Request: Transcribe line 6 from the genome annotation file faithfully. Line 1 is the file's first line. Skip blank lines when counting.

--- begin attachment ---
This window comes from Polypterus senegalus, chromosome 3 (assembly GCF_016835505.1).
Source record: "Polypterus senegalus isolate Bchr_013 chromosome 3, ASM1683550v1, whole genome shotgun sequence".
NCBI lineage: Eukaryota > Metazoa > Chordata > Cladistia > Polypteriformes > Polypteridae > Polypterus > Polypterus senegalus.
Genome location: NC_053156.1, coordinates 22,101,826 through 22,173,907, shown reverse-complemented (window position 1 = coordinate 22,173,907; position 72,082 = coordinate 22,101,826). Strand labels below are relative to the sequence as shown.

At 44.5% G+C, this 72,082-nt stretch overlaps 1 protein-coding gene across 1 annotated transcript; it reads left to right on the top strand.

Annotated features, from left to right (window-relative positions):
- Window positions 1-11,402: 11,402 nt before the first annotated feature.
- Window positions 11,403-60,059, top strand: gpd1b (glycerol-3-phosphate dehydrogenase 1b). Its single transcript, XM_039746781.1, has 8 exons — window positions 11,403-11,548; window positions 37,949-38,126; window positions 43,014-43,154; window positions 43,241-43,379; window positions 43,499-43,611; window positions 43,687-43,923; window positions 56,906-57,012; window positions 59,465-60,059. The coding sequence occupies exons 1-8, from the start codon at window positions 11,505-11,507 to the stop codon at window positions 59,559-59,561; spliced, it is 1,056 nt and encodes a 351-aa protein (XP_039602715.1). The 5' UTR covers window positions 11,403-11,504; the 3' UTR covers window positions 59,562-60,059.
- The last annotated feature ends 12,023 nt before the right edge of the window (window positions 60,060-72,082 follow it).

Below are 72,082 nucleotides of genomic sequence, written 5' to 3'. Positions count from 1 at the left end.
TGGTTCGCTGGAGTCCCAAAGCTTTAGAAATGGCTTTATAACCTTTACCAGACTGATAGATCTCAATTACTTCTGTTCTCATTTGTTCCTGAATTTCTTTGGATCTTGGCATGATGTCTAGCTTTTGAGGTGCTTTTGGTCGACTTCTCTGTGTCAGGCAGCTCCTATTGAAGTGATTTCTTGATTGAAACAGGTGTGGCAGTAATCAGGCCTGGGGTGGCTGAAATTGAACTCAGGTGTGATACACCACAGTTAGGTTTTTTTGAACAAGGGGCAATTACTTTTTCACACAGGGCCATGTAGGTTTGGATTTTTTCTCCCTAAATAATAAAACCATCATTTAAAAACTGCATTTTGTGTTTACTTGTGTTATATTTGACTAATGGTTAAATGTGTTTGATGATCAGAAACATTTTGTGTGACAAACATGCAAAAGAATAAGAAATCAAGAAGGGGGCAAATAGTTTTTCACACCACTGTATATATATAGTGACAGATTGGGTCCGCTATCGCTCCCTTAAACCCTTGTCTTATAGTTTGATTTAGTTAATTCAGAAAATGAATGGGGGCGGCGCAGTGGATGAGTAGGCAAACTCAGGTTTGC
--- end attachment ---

Annotated features, from left to right (window-relative positions):